Labels matter. We quickly form judgments based on them. If we hear someone called lazy, the label “lazy person” attaches in our mind even though we may not have even met the person. The same is true for labels given to various medical conditions. If the label for an illness uses language such as “fatigue,” we abstract from our experience and think we know what it’s like to suffer from it.
Some medical disorders have been named after the researcher who discovered or described them in the medical literature (Alzheimer’s). Others are named after a famous patient (Lou Gerig’s disease). The result: instant legitimacy.
The trend, however, is to name illnesses and pain conditions by describing their primary signs or symptoms. There may be sound reasons for this trend, but it can lead to inaccurate labeling of people and to unnecessary suffering by those who’ve been diagnosed with the disorder or disease.
For example, people with rheumatoid arthritis are frequently put into the same category as those with osteoarthritis—a common condition usually associated with aging in which the joints become painful and stiff. But rheumatoid arthritis is a systemic autoimmune disease. Joint pain and stiffness is just one of its many symptoms. The suffering of those with RA is often trivialized because they’re lumped together with those who have arthritis. People with RA are told it’s no big deal, and often have to put up with insensitive comments, such as “You’re too young to have aching joints.”
A second example. People with fibromyalgia (fibro: tissue containing fibers; myalgia: muscle pain) do indeed have muscle pain in their tissues. But anyone can have muscle pain if he or she moves wrong or overdoes it during a work-out. The muscle pain of fibromyalgia can be so debilitating that some people can’t move without excruciating pain. In addition, muscle pain isn’t the only symptom of fibromyalgia; yet, there you have it: fibro (tissues containing fibers) myalgia (muscle pain).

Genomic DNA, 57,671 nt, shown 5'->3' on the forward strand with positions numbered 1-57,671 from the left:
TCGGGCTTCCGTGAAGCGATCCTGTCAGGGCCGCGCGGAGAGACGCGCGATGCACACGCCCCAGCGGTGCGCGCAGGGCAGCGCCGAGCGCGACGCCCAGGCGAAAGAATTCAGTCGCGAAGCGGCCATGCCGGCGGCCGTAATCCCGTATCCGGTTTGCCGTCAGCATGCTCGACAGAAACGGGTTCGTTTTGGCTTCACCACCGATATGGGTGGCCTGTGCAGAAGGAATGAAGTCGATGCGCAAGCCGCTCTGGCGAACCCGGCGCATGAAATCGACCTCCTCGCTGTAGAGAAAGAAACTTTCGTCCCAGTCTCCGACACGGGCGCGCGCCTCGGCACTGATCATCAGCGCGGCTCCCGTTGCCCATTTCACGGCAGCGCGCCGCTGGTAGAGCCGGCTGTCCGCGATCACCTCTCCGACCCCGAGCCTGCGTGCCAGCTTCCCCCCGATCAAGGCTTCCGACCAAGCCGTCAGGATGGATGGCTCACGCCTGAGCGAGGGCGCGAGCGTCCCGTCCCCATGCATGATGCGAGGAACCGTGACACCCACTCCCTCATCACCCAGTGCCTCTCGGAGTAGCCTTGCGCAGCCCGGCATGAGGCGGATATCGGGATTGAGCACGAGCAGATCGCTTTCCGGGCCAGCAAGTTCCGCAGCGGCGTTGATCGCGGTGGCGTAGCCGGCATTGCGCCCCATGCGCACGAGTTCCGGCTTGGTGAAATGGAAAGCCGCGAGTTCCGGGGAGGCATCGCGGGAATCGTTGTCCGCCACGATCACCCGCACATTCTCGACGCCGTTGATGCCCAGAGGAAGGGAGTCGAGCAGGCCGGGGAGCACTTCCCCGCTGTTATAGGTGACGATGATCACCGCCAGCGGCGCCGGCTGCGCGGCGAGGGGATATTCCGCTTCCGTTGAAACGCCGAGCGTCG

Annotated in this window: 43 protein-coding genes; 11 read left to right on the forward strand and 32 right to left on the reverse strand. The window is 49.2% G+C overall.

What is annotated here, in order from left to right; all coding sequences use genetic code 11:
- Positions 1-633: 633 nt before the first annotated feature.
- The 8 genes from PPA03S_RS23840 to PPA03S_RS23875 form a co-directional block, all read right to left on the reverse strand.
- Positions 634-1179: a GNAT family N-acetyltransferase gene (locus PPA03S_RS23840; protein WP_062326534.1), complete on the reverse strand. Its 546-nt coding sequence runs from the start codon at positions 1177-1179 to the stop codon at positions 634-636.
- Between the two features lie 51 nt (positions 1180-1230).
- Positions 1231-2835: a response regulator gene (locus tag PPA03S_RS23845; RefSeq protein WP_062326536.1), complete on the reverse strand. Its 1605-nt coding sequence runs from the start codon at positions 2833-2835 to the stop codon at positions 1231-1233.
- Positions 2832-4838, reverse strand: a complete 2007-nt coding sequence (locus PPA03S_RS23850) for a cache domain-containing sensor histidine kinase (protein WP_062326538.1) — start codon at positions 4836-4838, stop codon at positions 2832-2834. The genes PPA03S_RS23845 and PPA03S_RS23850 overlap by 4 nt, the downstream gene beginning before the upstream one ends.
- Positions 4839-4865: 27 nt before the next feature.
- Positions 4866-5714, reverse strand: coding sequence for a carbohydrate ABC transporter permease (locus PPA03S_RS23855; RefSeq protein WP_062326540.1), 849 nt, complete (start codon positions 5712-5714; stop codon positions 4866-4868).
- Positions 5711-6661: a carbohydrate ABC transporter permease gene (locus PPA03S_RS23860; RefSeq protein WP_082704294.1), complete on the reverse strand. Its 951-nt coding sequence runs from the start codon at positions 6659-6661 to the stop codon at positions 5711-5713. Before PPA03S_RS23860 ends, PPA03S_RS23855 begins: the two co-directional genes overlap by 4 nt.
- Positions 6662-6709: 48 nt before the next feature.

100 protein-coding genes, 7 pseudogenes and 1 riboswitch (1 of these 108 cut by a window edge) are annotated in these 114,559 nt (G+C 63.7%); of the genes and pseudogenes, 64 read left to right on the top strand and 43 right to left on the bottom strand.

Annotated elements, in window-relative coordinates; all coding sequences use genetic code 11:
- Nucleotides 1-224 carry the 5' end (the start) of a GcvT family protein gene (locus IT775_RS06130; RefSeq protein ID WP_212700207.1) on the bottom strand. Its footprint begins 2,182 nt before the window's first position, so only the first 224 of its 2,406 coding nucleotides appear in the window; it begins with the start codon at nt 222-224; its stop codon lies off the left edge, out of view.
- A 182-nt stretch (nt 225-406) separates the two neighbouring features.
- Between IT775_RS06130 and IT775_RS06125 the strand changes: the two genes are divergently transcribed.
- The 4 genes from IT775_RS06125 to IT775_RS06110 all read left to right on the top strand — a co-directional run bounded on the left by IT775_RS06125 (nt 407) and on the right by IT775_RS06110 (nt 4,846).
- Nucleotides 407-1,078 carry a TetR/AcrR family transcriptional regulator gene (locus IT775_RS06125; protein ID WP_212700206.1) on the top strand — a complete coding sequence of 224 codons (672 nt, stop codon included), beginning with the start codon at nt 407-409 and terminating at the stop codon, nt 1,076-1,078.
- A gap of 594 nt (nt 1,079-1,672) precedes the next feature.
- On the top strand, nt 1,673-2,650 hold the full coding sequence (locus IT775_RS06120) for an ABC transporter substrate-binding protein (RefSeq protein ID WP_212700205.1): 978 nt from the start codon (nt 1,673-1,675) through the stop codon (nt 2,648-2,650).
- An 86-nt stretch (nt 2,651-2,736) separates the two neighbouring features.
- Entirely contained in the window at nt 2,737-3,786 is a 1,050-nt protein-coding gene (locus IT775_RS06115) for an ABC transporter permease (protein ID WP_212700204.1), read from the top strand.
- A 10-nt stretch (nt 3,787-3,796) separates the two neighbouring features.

A third example. People with chronic fatigue syndrome do experience fatigue. But when those with this diagnosis hear others say, “I’m tired too,” they know that they’ve been labeled in a most inaccurate way and that the seriousness of their illness has been disregarded. They also know that the painful label “malingerer” may not be far behind.
Lastly, here’s the most absurd name for a disorder I’ve yet to encounter (readers may be able to top me on this—please leave a comment if you can!): Restless Leg Syndrome. I’ve suffered from this neurological disorder for over 20 years. Let’s see how accurately the label describes the condition.
When I get an attack of RLS, my legs aren’t restless. They are seized by waves of gnawing unpleasant sensations that are so unbearable, I’m forced to move my legs to try and get relief. After each wave, the sensations subside, only to return within another minute or two. This can go on for hours. When an attack comes at night (which is when RLS most often occurs), it is impossible to sleep. The result can be a sleepless night and one very long and unpleasant day ahead.
Sometimes I get these waves of gnawing sensations in my hands. Others get it in their arms. There’s nothing exclusively “leg” about restless leg syndrome.
I object to this label in general because it trivializes what can be debilitating suffering. RLS is a neurological disorder. It’s not a syndrome. Neither is so-called chronic fatigue syndrome.
This is the first time I’ve shared with anyone but my husband and my doctor that I suffer from restless leg syndrome. I’ve never even told my two kids. Why? Because the name is downright embarrassing. The FDA has approved two prescription medications for it—Requip and Mirapex. These are Parkinson’s drugs which, when taken in low doses, help prevent an attack of RLS.
You’d think that Federal Drug Administration approval of two medications for a disorder would make it legitimate. Not so. The labels “restless” and “leg” are just too silly. Last year, I heard a late night comedian make cruel fun of it, saying, “And now there’s a drug for restless leg syndrome. Come off it. Your legs are restless? Get a life.” Ironically, I only heard his comment because I was awake due to, yup, RLS.
So, I’ve come out of the closet: I have restless leg syndrome. On nights when the Mirapex doesn’t work, you’ll find me pacing the floors, willing to try just about anything to keep the unbearable sensations from continuing. No matter how cold a night it is, I put ice on my feet and calves; or I wrap my legs so tightly in ace bandages that I have to be careful not to cut off the blood circulation. Sometimes these home remedies help, but usually they don’t because they’re only effective if I catch an attack right when it starts, and RLS only wakes me up once it’s “up and running” so to speak. And that means I’m looking at another night of broken sleep.
Who comes up with these names?
Toni Bernhard was a law professor at the University of California—Davis. She is the author of How to Be Sick: A Buddhist-Inspired Guide for the Chronically Ill and their Caregivers. Her forthcoming book is titled How to Wake Up: A Buddhist-Inspired Guide to Navigating Joy and Sorrow. She can be found online at her self-titled site, Toni Bernhard.